Making the Reuse Business Work
Jacobson, Griss, Jonsson, IEEE Computer, Oct 97, pp36-42

If we take 15% as an approximation of the current rate of "passive" reuse that individual engineers achieve anyway and 90% as the figure more than a few organizations are achieving ...

Myths and misconceptions:

Change is risky in the near term, but failure to change is "too" risky in the long term.

Systematic reuse cannot be adopted piecemeal.

Systematic reuse is hard because at least five factors have to be interwoven and mastered:

Levels of complexity that demand that architecture preceed reuse:
  1. Small, well understood, application built by 1 or 2 programmers
  2. Large system attacked by groups of teams
  3. A family of application systems
  4. Component systems that are reusable throughout the family
  5. Add variability mechanisms to the components
  6. Expectation of long term return and leverage
In the past, architecture was not recognized as a separate function. Reuse requires coming to terms with specific planning for architecture. Architecture requires a separate team headed by a broadly experienced developer, assisted by the best people available. Architecture requires time. Getting the architecture right is one of the reasons it takes several years to move a reuse business into the black. Once the architecture is defined, it takes a smaller team to monitor its relevance and support modifications.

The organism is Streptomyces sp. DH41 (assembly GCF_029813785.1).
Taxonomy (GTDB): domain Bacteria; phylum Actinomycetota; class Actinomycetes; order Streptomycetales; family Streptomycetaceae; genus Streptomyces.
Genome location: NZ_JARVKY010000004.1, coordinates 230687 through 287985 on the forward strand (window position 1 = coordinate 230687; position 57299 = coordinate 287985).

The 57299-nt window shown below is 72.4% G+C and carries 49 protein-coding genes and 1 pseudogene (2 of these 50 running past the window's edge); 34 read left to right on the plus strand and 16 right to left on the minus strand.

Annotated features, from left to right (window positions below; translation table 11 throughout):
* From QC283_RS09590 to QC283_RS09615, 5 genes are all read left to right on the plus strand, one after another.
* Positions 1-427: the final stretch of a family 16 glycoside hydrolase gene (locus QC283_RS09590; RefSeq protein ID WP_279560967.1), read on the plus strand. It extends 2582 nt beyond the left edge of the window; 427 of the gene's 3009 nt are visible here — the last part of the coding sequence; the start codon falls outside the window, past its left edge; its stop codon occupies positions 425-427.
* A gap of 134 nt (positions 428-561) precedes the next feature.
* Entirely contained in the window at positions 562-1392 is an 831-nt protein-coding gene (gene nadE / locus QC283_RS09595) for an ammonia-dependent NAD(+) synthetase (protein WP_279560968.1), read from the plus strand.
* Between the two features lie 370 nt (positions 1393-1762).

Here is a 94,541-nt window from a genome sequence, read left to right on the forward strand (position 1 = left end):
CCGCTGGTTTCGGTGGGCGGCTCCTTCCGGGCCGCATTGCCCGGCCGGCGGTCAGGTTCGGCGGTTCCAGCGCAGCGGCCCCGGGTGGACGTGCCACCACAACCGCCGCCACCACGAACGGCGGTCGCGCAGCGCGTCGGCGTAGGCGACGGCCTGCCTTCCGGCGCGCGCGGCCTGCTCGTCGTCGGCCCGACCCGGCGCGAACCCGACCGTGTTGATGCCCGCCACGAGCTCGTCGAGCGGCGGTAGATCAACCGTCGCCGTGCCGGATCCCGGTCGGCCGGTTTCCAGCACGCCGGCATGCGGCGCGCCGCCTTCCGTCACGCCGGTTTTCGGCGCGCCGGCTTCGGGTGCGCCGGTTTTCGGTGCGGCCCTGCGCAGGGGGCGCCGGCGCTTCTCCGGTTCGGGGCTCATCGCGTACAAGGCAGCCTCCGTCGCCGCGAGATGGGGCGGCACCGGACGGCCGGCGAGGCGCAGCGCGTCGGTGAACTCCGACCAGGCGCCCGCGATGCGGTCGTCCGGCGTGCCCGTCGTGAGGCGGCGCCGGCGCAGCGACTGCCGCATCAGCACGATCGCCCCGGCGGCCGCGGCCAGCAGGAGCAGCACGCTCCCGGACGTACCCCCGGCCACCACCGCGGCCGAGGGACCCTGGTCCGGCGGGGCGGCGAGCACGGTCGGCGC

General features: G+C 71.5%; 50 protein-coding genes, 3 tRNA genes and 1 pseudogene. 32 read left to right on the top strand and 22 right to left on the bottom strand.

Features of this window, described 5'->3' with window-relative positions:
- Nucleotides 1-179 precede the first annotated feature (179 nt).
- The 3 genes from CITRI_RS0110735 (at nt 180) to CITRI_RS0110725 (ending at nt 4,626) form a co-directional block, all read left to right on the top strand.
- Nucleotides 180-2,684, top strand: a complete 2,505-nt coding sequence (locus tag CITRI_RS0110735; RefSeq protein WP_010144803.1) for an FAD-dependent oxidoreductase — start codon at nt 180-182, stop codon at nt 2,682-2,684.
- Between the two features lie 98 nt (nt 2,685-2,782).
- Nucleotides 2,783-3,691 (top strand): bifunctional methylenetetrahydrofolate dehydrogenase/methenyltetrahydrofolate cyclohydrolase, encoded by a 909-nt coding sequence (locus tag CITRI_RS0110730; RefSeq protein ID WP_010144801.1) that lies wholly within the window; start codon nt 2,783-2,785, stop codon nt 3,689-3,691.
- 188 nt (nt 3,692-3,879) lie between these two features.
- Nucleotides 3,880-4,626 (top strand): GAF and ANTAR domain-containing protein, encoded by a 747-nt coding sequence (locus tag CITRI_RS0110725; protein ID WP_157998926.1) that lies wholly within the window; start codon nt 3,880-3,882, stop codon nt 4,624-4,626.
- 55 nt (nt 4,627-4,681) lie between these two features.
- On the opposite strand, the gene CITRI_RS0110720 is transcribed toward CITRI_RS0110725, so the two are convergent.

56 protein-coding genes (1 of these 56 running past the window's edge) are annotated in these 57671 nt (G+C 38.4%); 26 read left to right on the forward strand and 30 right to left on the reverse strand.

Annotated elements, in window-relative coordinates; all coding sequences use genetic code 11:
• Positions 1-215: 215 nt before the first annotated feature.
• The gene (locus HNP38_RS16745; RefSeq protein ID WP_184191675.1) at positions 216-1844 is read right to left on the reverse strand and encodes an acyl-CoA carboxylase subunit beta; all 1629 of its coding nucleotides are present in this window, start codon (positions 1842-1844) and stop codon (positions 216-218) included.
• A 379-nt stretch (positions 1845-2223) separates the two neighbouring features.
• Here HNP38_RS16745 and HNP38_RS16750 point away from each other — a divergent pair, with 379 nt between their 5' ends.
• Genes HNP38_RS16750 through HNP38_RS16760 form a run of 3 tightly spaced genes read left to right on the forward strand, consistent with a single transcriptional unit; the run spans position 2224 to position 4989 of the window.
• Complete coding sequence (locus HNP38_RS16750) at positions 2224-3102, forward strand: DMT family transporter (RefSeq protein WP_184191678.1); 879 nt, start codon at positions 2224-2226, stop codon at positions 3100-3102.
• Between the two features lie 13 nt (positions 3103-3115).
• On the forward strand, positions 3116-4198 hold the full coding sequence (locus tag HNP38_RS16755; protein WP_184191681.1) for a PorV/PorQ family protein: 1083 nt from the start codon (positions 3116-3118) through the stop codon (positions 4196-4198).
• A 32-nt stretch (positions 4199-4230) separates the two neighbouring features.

There has been a tendency to assume that the existing organization structure, given a few statistics on the benefits of reuse to motivate it, and given some technical training on the mechanics of reuse to empower it, could go forth and practice reuse. This approach has not been successful. One of the reasons is that existing software development is organized on a project basis. Systematic reuse rests on an organization structure adapted to its needs:

A rather lackadaisical reuse program in which a few indifferent creators provide a few components that developers don't much care for is not going to pay off. Reuse is not a "faith" that one hopes to spread. It is a business in which the company wishes to make money.